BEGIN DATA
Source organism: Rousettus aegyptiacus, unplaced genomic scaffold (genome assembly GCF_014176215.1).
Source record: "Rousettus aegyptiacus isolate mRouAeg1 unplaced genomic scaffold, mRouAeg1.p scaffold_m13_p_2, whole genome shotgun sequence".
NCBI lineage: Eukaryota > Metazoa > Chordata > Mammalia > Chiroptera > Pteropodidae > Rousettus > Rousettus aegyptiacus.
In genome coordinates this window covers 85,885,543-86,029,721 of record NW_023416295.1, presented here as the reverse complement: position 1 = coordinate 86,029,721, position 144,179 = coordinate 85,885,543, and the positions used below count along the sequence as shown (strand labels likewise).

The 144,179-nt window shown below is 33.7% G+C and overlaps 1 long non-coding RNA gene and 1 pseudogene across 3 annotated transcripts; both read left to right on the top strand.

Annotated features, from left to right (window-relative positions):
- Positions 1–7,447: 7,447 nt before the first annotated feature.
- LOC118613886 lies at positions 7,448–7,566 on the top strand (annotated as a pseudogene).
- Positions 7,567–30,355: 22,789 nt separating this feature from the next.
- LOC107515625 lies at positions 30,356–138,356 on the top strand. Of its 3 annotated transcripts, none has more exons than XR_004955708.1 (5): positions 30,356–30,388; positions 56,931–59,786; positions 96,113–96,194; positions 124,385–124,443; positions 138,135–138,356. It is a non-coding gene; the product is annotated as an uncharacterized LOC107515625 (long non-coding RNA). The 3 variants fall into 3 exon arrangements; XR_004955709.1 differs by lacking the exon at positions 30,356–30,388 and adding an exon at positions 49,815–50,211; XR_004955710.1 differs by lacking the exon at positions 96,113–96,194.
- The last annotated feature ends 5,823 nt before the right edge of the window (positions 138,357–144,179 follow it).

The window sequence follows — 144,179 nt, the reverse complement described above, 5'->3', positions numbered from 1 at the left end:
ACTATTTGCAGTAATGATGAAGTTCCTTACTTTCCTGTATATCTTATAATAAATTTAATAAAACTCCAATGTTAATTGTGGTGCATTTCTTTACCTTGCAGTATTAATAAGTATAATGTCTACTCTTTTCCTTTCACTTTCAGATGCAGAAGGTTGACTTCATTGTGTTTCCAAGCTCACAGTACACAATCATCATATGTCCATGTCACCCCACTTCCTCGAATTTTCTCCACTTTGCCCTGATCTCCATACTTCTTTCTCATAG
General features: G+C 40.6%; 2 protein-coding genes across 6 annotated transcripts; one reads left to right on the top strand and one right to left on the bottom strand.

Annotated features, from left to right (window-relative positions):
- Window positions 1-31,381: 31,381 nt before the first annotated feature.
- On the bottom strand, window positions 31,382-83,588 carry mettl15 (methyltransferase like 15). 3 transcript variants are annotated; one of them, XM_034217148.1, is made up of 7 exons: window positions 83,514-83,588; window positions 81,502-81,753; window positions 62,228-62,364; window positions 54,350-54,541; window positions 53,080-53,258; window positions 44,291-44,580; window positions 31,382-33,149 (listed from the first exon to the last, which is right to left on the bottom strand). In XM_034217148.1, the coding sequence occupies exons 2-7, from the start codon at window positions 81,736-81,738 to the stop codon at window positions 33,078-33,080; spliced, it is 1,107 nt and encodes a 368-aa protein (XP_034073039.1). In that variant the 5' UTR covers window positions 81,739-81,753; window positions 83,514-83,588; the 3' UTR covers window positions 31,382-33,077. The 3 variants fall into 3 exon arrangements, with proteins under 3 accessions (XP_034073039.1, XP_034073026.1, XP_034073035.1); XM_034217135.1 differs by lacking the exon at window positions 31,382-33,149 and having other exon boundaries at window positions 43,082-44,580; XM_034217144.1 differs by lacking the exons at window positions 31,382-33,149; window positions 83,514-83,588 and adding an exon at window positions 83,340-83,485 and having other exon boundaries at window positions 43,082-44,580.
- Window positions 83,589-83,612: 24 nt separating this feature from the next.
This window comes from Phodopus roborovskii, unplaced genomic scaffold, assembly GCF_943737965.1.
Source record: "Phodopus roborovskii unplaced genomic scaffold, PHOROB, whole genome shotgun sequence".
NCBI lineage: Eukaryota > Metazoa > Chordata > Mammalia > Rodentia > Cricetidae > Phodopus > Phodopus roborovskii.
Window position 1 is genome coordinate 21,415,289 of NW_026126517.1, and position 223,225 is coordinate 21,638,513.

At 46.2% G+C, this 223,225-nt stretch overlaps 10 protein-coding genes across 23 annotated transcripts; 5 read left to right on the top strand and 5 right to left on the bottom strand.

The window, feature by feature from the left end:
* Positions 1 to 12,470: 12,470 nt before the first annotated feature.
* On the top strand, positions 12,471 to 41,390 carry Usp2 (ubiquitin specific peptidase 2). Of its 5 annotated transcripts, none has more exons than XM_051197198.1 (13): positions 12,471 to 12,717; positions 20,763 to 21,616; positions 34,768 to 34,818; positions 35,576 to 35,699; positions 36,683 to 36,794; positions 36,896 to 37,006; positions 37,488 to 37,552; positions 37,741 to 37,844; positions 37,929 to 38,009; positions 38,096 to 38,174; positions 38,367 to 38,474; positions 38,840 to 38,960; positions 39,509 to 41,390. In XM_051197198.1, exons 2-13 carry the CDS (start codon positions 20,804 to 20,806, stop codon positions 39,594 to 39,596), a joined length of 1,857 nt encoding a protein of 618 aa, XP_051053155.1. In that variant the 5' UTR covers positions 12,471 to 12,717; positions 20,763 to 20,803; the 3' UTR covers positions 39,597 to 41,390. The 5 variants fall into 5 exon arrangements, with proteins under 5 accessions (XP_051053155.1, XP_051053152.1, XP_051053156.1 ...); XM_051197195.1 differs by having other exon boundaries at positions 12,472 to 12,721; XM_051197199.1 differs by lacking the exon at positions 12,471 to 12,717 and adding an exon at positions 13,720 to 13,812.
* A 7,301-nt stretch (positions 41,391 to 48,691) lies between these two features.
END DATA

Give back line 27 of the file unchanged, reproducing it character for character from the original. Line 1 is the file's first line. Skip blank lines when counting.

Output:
* A 7,301-nt stretch (positions 41,391 to 48,691) lies between these two features.